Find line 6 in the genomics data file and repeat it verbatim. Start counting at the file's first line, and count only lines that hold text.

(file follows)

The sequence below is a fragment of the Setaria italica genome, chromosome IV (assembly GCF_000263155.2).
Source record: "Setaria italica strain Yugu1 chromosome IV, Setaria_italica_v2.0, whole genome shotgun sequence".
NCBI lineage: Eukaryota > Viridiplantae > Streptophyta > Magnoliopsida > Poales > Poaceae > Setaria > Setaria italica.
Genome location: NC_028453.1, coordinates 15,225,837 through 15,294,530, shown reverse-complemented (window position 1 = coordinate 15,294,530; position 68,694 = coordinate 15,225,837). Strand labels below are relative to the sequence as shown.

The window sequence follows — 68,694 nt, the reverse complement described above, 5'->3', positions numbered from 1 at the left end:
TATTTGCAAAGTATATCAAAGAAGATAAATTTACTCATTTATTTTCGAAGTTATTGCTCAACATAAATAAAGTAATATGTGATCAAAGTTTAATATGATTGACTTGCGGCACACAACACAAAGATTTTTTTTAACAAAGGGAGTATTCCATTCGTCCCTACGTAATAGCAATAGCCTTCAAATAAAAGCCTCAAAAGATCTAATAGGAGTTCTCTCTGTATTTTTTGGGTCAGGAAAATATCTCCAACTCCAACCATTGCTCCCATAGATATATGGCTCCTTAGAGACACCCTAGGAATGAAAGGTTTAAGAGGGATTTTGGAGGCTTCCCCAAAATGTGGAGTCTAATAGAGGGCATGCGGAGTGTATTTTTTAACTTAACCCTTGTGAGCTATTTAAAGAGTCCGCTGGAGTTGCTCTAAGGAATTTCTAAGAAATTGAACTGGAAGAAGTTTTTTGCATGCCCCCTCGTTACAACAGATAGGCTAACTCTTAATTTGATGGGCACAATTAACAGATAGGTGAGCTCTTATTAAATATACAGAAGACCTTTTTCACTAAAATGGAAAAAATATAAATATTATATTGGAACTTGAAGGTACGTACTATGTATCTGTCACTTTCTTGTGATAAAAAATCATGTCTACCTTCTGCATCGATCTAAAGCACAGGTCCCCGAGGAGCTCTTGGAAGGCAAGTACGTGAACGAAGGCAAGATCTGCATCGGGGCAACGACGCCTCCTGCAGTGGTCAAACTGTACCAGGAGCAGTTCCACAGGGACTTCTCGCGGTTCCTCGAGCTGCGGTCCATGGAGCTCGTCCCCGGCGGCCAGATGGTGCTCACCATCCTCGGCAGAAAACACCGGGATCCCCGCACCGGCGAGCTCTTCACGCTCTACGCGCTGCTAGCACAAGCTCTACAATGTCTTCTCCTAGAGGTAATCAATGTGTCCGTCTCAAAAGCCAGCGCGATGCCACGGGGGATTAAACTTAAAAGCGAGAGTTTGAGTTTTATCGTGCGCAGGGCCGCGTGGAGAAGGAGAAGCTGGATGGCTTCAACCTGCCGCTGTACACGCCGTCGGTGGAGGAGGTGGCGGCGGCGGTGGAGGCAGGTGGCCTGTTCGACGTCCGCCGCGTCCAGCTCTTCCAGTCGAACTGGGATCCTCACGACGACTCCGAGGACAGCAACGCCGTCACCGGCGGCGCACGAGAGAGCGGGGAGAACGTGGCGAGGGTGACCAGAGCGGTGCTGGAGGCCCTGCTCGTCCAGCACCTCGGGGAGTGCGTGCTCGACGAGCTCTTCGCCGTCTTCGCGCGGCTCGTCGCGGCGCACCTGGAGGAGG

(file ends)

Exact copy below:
TATTTGCAAAGTATATCAAAGAAGATAAATTTACTCATTTATTTTCGAAGTTATTGCTCAACATAAATAAAGTAATATGTGATCAAAGTTTAATATGATTGACTTGCGGCACACAACACAAAGATTTTTTTTAACAAAGGGAGTATTCCATTCGTCCCTACGTAATAGCAATAGCCTTCAAATAAAAGCCTCAAAAGATCTAATAGGAGTTCTCTCTGTATTTTTTGGGTCAGGAAAATATCTCCAACTCCAACCATTGCTCCCATAGATATATGGCTCCTTAGAGACACCCTAGGAATGAAAGGTTTAAGAGGGATTTTGGAGGCTTCCCCAAAATGTGGAGTCTAATAGAGGGCATGCGGAGTGTATTTTTTAACTTAACCCTTGTGAGCTATTTAAAGAGTCCGCTGGAGTTGCTCTAAGGAATTTCTAAGAAATTGAACTGGAAGAAGTTTTTTGCATGCCCCCTCGTTACAACAGATAGGCTAACTCTTAATTTGATGGGCACAATTAACAGATAGGTGAGCTCTTATTAAATATACAGAAGACCTTTTTCACTAAAATGGAAAAAATATAAATATTATATTGGAACTTGAAGGTACGTACTATGTATCTGTCACTTTCTTGTGATAAAAAATCATGTCTACCTTCTGCATCGATCTAAAGCACAGGTCCCCGAGGAGCTCTTGGAAGGCAAGTACGTGAACGAAGGCAAGATCTGCATCGGGGCAACGACGCCTCCTGCAGTGGTCAAACTGTACCAGGAGCAGTTCCACAGGGACTTCTCGCGGTTCCTCGAGCTGCGGTCCATGGAGCTCGTCCCCGGCGGCCAGATGGTGCTCACCATCCTCGGCAGAAAACACCGGGATCCCCGCACCGGCGAGCTCTTCACGCTCTACGCGCTGCTAGCACAAGCTCTACAATGTCTTCTCCTAGAGGTAATCAATGTGTCCGTCTCAAAAGCCAGCGCGATGCCACGGGGGATTAAACTTAAAAGCGAGAGTTTGAGTTTTATCGTGCGCAGGGCCGCGTGGAGAAGGAGAAGCTGGATGGCTTCAACCTGCCGCTGTACACGCCGTCGGTGGAGGAGGTGGCGGCGGCGGTGGAGGCAGGTGGCCTGTTCGACGTCCGCCGCGTCCAGCTCTTCCAGTCGAACTGGGATCCTCACGACGACTCCGAGGACAGCAACGCCGTCACCGGCGGCGCACGAGAGAGCGGGGAGAACGTGGCGAGGGTGACCAGAGCGGTGCTGGAGGCCCTGCTCGTCCAGCACCTCGGGGAGTGCGTGCTCGACGAGCTCTTCGCCGTCTTCGCGCGGCTCGTCGCGGCGCACCTGGAGGAGG